Simon O’Brien, sales and marketing manager at Cricketer Farm, told just-food: “Some lower-fat products do have poor taste and texture quality compared to standard variants. The only way we can change this perception is by developing and consistently producing lower-fat foods which are comparable to full-fat equivalents.”


Cricketer Farm conducted focus groups across the UK before developing its new probiotic half-fat cheese, and spent over 12 months creating the new recipe made using the bacterium BB-12 Bifidobacterium. According to the company, one daily 20g (3.2g of fat) piece of the new half-fat cheese provides full probiotic benefit.


O’Brien said: “Our research shows that consumers are looking for additional health benefits both with lower-fat and full-fat foods. People want to receive probiotic benefit by eating foods they would eat as part of their normal diet, without the need for sugary drinks. Hence the reason for launching a probiotic half-fat cheese, and also a probiotic cheddar.”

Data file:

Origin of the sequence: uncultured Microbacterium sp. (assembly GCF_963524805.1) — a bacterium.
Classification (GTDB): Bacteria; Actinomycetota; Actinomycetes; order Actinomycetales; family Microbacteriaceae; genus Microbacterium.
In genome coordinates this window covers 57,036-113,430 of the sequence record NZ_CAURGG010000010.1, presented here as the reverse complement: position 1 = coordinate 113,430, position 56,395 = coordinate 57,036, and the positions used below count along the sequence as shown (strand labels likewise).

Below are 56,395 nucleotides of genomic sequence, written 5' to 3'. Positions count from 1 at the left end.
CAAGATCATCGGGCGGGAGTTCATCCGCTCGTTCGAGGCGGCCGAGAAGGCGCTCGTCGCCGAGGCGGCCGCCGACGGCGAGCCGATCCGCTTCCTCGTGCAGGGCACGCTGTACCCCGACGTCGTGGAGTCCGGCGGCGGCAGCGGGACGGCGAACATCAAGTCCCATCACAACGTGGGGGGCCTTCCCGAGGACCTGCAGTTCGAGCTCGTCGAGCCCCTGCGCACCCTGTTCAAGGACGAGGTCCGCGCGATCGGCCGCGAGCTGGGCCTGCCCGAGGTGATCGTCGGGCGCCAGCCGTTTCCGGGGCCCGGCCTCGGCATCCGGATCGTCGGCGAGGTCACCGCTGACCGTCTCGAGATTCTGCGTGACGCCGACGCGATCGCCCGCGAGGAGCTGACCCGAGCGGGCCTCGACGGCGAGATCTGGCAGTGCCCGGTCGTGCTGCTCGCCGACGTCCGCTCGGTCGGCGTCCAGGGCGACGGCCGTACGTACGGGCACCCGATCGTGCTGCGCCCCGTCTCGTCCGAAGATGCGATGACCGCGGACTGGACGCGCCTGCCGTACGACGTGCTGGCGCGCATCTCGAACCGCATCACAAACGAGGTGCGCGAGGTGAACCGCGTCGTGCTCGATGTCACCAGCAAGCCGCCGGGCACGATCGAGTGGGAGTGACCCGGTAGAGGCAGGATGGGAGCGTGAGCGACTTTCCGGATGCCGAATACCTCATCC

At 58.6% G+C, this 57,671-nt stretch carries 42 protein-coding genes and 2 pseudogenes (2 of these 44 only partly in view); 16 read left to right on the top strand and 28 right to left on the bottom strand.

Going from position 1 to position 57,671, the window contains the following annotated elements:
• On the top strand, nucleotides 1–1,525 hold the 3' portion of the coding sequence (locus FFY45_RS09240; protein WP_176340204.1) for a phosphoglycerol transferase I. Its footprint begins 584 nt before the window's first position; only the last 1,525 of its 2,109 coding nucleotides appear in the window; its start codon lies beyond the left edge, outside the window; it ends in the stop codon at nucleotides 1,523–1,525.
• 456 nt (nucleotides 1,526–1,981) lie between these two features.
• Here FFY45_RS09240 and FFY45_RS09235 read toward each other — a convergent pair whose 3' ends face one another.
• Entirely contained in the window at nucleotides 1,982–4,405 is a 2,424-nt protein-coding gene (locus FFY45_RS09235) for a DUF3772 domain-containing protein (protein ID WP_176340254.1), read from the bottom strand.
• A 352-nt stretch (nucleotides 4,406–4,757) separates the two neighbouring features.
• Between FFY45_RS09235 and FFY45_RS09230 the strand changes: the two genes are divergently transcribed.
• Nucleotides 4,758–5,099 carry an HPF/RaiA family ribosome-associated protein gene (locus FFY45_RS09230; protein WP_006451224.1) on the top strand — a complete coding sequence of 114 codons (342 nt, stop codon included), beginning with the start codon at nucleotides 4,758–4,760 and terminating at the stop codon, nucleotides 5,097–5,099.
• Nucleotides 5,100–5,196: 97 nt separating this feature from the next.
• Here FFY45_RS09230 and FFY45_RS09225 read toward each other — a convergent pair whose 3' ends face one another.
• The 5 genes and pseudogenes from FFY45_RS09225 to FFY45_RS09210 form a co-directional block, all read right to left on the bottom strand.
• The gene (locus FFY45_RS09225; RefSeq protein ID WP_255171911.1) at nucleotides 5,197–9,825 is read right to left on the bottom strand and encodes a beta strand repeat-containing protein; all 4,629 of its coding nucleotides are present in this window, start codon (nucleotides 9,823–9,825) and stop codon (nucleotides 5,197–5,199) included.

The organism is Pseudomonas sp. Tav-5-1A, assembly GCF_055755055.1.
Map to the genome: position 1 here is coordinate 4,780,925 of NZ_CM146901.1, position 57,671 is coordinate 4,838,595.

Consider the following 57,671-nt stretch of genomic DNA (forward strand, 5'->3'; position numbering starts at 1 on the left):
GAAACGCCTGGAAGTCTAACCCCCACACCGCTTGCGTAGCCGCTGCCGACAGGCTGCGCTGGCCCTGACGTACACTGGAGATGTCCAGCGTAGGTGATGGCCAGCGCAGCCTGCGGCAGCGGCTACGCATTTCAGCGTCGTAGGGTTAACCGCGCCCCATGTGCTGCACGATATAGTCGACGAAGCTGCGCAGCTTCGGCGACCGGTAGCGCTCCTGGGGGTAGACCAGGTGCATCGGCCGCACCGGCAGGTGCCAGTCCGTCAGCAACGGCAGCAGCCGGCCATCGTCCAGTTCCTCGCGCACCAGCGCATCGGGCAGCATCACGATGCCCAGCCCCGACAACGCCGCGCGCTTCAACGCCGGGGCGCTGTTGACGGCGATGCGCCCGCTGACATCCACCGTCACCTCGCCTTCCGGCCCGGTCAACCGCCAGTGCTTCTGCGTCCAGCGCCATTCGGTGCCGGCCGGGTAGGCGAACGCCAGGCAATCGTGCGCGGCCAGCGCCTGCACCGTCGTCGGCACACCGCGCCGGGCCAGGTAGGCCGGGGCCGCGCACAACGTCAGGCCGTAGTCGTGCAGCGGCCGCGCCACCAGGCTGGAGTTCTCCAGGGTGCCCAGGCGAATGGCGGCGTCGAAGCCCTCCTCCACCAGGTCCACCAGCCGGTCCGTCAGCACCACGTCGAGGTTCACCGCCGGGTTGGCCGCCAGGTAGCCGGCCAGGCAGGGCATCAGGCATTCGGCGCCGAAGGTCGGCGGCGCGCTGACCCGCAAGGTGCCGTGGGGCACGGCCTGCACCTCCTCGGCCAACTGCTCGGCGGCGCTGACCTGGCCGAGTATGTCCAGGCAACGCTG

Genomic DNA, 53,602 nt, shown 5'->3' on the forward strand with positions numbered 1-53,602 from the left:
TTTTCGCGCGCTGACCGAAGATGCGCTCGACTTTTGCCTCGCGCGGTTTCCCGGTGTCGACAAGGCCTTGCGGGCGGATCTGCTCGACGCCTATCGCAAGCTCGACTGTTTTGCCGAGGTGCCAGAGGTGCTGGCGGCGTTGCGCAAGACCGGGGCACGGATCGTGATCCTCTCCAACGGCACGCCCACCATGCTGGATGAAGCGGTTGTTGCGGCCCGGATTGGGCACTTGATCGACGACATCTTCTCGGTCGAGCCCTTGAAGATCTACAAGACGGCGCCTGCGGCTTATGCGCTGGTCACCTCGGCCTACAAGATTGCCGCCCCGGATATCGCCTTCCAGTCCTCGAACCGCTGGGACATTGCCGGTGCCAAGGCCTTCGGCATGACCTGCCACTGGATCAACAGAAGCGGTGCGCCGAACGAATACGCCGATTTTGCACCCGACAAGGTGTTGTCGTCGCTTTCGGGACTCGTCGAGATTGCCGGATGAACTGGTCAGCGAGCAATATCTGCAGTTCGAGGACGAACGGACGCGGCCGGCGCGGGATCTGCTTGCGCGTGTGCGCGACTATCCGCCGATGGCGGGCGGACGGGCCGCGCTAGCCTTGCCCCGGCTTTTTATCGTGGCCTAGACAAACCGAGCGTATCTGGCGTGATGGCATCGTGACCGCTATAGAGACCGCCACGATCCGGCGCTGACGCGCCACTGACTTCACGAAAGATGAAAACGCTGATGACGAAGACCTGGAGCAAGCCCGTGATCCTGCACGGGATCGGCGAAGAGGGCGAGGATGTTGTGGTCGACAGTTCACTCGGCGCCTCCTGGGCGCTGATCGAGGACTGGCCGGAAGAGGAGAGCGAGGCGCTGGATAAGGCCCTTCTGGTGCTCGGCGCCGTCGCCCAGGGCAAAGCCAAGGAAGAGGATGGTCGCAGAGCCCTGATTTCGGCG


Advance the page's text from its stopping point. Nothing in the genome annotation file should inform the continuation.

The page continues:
Persisting in the development of better tasting and more appealing healthier cheeses would appear to make sense given the growth in the global cheese market. Western Europe experienced the strongest regional value increase with a CAGR of 13.4% between 2002 and 2006, reaching an estimated US$20bn in 2006.


Cheese has a lot in its favour despite its high saturated fat content; it is viewed as a natural product, and the calcium content and related benefits are widely recognised. Moreover, it is a popular everyday food product, not least with children, who are the focus of great concern about obesity today. Future growth will be spurred on by the development of lower-fat variants which will appeal to the rising number of health-conscious shoppers.



Get more information on the new just-food report Global market review of diet trends and weight management with forecasts to 2012